ATIK (ex CAROLYN) was acquired under bareboat charter from the Maritime Commission on 12 Feb 42 and ASTERION (ex EVELYN) was probably chartered around the same time. They were given "cover" AK hull numbers, AK-101 and 100 respectively, for their highly secret operations. Their original armaments, which also included six depth charge throwers, were installed at the Portsmouth (N.H.) Navy Yard in late February 1942. ATIK was sunk in March 1942 by U-123 which had torpedoed her and then barely escaped being sunk by the "Q-ship" in the subsequent gun engagement. ASTERION performed eight "Q-ship" voyages along the East Coast in the Caribbean, the last of which ended at New York on 10 Jan 43.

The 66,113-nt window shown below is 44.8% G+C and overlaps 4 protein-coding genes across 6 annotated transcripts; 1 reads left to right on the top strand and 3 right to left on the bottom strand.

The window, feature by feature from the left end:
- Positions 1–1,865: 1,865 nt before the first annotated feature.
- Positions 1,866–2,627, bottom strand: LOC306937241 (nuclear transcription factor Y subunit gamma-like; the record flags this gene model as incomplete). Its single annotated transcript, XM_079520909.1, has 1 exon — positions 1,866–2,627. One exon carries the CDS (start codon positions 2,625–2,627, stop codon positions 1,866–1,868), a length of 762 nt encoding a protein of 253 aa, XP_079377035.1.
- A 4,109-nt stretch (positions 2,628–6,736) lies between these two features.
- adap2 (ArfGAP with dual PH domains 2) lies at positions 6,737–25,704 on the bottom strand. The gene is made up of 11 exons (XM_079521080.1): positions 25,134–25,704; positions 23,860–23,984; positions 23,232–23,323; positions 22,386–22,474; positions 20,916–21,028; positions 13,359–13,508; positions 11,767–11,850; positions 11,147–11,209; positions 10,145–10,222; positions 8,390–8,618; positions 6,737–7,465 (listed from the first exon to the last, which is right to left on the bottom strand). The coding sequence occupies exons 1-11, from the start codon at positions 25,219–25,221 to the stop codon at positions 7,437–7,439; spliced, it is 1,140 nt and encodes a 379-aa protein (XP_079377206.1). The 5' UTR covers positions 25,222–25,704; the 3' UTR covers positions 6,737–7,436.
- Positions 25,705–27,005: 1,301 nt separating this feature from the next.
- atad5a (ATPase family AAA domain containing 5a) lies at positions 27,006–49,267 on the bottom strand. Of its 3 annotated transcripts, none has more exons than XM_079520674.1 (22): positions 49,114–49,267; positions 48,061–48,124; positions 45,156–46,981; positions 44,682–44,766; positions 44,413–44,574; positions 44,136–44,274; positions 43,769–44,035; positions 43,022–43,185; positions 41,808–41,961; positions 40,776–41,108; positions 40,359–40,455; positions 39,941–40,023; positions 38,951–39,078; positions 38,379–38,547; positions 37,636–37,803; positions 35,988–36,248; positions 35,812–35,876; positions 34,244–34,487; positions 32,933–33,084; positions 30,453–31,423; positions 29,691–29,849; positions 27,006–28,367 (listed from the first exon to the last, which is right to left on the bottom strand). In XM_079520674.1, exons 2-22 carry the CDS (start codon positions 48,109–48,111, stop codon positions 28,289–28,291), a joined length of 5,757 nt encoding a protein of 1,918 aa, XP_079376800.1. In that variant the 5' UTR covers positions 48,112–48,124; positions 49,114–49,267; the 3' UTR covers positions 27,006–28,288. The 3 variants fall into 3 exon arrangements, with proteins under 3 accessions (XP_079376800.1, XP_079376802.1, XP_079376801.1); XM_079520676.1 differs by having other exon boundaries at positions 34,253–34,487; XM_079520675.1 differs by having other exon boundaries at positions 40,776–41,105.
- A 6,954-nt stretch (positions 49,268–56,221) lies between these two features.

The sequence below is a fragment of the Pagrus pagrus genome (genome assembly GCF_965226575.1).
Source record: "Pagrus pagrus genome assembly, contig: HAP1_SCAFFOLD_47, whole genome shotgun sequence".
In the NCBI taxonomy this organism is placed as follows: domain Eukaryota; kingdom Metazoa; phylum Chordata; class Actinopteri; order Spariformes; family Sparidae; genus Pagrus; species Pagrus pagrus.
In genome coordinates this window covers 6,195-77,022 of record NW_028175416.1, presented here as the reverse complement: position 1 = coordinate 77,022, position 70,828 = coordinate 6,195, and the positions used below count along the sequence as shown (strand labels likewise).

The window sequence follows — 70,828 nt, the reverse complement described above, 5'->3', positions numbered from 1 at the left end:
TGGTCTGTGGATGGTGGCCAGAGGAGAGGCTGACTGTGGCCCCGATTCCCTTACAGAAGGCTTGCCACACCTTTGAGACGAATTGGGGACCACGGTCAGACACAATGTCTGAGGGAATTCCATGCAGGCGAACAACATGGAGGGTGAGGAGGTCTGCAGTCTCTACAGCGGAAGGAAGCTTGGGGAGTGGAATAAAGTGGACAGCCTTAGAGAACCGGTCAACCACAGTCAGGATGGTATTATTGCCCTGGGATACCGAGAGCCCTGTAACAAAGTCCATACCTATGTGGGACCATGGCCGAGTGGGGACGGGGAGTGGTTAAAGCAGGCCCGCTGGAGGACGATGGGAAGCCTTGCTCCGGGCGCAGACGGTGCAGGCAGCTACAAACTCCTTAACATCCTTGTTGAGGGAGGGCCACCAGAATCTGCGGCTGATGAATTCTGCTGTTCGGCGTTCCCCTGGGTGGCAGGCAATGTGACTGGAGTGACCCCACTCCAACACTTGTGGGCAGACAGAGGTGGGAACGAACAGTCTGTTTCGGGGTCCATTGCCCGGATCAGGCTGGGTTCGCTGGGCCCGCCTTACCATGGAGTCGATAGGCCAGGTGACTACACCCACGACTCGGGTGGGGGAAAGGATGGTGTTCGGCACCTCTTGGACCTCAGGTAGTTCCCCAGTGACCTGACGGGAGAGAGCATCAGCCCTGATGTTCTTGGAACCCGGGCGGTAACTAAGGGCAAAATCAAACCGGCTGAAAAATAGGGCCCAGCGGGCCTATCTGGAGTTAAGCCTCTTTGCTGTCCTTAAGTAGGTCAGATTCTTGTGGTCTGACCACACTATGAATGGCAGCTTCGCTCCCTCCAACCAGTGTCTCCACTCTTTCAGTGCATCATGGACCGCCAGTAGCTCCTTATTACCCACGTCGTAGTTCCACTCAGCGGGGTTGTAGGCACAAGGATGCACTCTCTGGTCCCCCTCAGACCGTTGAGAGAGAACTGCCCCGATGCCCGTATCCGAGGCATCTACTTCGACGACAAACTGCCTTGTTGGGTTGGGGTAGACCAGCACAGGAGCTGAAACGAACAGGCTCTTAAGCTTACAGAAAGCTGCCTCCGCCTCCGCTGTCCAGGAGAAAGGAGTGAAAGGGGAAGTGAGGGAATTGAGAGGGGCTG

ASTERION was given a real hull number, AK-63, on 25 Sep 42 and was purchased from WSA on 27 Sep 42. Two Mousetrap ASW rocket launchers were added on her forecastle and her depth charge stowage was enlarged during repairs by Bethlehem Steel Co., Mariners Harbor, Staten Island, N.Y. in October-November 1942. The old ship was assigned to the Bethlehem yard at Hoboken, N.J. for further repairs in January 1943 and then underwent extensive overhaul between May and September 1943 at the Atlantic Basin IW, Brooklyn, including reconstruction of her amidships deckhouse, further alterations to her armament, and stowage of over 18,000 flotation drums in her holds and elsewhere. On 4 Sep 43 VCNO directed the New York Navy Yard, which supervised this work, to make no further alterations to the ship, and on 14 Oct 43 CominCh decided that, since the Q-ship effort had achieved nothing ASTERION should be assigned to other duties.